My bigger question with the new award chart is whether Delta will continue to impose fuel surcharges for all award travel originating in Europe. It’s great that they now allow one way awards, though it would suck if we had to pay fuel surcharges for all one way awards originating in Europe. My guess is that nothing will change in terms of fuel surcharges.

Bottom line

There’s no doubt the 2015 SkyMiles program is a net negative for most SkyMiles members. Of course it’s good news for some on the earnings side, including those that mostly fly short distances, as well as those that mostly fly on full fare or premium cabin tickets.

On the redemption side, though, I initially thought that the changes were a net positive. The introduction of one way awards is awesome. At the time we had no reason to believe stopovers would be eliminated, which does make the changes slightly less awesome. For travel originating in North America, redemption rates aren’t going up by much at all.

So on the redemption side — for those of us mostly collecting SkyMiles through means other than flying — I do still think the new program is a net positive, as I value one way awards more than stopovers.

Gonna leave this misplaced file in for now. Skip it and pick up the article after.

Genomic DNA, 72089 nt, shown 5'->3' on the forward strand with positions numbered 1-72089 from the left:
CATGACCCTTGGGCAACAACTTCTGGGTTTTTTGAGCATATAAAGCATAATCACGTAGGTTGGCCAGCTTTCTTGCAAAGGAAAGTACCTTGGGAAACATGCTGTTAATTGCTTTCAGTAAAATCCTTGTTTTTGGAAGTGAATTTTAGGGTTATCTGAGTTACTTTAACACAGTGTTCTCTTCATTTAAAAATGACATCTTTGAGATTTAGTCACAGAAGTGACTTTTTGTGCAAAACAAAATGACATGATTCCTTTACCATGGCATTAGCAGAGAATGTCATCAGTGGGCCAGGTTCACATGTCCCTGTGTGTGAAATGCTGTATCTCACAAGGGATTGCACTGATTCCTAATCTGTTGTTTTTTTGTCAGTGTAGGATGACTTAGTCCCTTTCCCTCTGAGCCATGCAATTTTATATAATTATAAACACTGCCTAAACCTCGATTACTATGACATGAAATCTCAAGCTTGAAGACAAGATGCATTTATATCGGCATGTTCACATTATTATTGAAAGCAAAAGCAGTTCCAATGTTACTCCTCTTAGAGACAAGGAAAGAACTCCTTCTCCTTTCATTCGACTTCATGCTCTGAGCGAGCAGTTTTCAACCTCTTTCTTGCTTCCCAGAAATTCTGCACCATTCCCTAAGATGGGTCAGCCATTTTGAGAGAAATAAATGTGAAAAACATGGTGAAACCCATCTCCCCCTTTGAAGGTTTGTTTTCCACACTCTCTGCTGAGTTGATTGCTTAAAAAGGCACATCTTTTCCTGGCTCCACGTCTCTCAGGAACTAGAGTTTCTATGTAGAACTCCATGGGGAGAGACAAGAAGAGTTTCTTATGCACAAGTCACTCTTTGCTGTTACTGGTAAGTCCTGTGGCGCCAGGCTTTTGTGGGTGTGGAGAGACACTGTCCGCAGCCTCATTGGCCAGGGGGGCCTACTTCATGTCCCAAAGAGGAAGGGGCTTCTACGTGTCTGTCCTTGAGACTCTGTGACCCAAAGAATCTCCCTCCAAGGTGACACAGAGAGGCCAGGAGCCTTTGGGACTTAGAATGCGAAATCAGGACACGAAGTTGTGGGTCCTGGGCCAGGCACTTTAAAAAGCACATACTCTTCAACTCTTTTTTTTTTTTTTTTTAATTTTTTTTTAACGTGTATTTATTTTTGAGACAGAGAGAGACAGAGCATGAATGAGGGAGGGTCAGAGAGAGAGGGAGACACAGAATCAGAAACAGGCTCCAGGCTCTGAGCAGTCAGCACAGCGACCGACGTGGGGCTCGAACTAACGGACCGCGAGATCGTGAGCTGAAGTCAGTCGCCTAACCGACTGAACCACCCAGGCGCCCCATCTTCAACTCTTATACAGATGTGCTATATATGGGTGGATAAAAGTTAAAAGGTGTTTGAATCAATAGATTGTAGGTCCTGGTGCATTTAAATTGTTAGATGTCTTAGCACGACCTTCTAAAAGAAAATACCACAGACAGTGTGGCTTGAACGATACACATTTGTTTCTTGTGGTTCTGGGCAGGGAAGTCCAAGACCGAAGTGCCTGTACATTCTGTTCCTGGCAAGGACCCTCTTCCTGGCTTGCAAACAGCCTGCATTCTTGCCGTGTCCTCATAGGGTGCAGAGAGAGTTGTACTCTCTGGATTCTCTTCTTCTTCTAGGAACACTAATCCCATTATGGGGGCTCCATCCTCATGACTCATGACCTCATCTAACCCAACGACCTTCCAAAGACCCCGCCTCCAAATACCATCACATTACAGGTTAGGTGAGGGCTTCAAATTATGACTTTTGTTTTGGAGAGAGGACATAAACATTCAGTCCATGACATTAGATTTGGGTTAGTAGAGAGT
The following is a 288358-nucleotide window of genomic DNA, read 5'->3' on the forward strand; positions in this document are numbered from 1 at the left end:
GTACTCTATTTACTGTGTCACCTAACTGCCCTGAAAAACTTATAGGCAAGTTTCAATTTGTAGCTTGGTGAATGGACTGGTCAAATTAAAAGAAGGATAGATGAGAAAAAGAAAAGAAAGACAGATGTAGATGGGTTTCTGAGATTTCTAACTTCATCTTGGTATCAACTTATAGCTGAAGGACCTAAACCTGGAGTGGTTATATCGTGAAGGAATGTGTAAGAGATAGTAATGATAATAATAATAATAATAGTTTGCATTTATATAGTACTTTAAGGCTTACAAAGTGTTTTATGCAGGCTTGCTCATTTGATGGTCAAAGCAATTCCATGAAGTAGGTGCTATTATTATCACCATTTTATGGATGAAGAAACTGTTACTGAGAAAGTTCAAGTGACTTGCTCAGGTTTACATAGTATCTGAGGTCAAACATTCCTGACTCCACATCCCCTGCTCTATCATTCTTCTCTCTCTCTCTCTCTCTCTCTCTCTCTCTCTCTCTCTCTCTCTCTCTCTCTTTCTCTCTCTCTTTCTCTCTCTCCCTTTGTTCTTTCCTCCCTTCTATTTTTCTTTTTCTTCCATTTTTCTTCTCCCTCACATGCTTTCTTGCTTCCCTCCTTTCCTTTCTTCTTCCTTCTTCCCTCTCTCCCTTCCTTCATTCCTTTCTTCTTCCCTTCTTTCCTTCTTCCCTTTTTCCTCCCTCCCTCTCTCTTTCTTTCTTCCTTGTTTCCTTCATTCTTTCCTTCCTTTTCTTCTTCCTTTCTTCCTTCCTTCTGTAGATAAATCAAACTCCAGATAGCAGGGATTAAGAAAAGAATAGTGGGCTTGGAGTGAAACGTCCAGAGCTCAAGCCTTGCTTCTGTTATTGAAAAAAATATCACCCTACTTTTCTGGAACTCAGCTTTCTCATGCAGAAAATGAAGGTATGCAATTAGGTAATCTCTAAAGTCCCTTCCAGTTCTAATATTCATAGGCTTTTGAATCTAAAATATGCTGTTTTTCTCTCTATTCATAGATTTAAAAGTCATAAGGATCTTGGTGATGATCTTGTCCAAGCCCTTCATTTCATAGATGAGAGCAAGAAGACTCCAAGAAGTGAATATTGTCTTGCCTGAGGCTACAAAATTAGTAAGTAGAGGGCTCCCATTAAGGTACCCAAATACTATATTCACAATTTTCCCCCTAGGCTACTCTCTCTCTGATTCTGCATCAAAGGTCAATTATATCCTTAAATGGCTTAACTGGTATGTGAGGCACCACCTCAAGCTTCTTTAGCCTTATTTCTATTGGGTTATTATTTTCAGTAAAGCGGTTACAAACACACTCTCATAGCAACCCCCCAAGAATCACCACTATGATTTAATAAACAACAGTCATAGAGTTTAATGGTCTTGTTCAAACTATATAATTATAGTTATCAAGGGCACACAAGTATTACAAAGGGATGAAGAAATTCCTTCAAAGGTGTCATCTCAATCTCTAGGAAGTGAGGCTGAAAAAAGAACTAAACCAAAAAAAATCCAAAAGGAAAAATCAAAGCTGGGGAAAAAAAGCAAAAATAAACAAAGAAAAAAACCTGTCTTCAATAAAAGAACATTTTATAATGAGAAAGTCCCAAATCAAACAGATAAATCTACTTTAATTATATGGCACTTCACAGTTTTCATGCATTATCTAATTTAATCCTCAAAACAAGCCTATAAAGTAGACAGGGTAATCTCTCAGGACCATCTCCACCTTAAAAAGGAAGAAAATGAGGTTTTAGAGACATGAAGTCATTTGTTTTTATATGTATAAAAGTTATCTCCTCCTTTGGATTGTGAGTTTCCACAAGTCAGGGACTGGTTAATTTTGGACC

How are you feeling about the 2015 SkyMiles program?

Comments

  1. Hi,
    Oneways are great but with deltas international award fee I don’t know.
    Will the international award fee stay for trips after 2015 ?

  2. I hope I’m misreading the chart. If a one-way within North America (the very first fare listed) is 25000-32,500 one way, does that mean Delta redemptions within North America have essentially doubled and we will soon be paying over 50,000 miles for a round trip within the US?

    I actually like using Delta for North America travel (assuming I’m connecting), being that their miles are so easy to earn (thank you SunTrust Debit card) and my spending induced Amex credit card Gold Elite status.

  3. Love that they announced the from-US chart with great fanfare earlier this year and said something about “only X pairs are going up in price while Y are going down in price!” (Forget whether X was less than Y but they were comparable.) And now of course the worldwide chart is much less favorable.